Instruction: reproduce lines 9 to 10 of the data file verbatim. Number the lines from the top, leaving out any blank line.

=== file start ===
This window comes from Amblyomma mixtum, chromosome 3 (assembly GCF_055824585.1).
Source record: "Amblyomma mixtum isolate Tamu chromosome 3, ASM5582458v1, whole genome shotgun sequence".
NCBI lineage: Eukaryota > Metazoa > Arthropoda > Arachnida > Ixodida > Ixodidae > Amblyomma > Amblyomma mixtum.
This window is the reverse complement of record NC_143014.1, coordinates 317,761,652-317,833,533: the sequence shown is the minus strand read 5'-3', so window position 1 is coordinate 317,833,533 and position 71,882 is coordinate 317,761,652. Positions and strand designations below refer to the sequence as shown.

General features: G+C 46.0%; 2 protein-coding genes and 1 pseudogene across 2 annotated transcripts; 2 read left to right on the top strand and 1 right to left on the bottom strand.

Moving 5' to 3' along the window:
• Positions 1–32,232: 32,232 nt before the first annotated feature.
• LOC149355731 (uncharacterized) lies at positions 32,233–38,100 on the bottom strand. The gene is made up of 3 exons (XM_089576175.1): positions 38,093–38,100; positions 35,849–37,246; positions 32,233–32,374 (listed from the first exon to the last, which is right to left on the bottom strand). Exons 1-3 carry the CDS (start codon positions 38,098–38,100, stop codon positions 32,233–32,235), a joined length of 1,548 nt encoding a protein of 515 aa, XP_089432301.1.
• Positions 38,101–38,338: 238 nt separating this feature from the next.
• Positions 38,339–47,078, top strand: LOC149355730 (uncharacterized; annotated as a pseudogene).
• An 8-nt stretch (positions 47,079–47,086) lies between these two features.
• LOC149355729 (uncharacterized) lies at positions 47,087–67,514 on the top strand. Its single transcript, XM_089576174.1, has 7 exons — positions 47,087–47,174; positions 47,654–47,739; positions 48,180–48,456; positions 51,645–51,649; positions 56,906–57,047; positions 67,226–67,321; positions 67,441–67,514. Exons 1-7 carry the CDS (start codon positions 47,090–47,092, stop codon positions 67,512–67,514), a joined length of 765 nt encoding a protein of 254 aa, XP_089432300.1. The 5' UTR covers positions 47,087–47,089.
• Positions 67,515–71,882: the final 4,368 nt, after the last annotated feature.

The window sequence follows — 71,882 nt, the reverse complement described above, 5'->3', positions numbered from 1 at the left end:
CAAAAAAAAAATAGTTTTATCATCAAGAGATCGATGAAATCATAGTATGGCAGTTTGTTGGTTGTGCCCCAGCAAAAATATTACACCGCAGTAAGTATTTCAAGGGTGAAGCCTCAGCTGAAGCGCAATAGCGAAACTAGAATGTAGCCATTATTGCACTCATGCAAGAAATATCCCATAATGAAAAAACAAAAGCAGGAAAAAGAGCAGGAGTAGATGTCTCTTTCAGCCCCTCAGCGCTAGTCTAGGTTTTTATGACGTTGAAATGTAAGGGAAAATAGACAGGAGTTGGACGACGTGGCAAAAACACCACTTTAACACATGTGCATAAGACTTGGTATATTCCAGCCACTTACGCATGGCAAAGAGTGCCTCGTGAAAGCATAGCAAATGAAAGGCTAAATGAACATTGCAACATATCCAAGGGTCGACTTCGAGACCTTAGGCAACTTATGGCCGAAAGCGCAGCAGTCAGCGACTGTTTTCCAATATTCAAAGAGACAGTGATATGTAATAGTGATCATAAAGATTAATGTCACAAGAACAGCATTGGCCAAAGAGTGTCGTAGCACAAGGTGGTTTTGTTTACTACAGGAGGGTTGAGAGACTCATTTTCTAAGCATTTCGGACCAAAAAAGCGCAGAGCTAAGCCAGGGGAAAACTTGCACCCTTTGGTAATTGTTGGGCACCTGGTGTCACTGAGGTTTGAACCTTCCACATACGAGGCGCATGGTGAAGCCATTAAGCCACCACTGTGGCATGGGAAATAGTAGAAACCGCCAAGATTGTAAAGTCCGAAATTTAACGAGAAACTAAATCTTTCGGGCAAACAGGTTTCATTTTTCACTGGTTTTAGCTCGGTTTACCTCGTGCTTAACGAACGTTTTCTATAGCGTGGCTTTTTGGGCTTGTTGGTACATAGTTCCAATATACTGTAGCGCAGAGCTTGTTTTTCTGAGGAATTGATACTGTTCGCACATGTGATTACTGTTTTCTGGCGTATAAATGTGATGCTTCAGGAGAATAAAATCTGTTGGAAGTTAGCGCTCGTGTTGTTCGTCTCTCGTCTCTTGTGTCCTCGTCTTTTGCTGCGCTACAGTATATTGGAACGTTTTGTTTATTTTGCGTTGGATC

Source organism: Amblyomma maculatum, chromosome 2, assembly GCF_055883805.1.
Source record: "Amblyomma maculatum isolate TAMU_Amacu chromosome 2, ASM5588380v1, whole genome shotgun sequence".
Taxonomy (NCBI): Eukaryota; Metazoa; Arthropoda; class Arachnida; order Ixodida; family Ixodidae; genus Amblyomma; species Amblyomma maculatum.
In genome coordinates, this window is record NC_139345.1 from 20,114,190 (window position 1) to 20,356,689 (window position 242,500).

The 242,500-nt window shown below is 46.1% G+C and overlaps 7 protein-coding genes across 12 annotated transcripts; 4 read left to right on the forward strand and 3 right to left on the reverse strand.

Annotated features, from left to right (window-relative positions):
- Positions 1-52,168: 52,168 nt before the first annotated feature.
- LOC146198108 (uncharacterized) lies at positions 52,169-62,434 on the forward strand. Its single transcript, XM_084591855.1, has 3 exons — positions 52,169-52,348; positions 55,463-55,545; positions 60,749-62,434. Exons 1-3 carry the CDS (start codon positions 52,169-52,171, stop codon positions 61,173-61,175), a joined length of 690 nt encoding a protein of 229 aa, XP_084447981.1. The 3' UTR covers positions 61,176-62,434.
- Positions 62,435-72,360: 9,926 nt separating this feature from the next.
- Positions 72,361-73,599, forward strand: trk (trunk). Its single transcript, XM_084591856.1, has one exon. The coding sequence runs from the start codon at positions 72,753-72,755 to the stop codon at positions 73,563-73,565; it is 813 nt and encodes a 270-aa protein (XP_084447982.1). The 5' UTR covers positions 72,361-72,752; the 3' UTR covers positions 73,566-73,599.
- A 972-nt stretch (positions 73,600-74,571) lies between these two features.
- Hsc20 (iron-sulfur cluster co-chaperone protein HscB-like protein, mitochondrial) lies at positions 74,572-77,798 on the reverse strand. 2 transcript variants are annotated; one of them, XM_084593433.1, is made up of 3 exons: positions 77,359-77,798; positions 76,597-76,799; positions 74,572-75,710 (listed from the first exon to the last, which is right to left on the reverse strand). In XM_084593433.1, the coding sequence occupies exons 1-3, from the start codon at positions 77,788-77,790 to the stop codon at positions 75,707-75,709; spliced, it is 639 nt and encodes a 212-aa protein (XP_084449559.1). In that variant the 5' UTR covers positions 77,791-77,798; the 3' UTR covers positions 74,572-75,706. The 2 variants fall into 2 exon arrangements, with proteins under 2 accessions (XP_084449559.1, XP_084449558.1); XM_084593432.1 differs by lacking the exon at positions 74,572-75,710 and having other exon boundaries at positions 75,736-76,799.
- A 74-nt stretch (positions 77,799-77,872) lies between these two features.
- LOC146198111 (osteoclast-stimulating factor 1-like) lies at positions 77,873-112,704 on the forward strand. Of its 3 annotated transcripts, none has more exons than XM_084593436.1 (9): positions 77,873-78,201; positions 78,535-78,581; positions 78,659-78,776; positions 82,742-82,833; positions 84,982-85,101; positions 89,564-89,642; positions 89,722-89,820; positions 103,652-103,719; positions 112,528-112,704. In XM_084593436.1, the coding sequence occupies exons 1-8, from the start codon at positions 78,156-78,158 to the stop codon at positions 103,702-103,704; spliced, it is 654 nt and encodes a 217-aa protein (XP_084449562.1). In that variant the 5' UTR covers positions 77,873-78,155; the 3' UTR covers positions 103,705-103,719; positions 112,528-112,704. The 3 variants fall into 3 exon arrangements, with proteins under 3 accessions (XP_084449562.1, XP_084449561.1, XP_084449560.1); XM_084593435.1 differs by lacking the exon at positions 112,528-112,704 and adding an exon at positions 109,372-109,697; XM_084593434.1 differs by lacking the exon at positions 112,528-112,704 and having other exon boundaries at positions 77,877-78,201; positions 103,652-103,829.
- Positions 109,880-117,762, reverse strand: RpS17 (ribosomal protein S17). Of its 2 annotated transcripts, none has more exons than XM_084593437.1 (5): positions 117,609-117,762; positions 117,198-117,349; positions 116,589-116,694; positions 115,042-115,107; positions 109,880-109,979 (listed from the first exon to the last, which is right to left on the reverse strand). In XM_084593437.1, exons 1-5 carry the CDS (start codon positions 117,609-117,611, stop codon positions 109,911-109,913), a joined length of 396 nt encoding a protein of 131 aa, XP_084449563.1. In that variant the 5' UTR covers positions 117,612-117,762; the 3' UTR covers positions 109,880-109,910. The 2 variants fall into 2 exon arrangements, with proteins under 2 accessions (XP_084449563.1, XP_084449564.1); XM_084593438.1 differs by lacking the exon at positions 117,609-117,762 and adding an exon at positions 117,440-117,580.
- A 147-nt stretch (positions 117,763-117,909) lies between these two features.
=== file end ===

• Positions 38,101–38,338: 238 nt separating this feature from the next.
• Positions 38,339–47,078, top strand: LOC149355730 (uncharacterized; annotated as a pseudogene).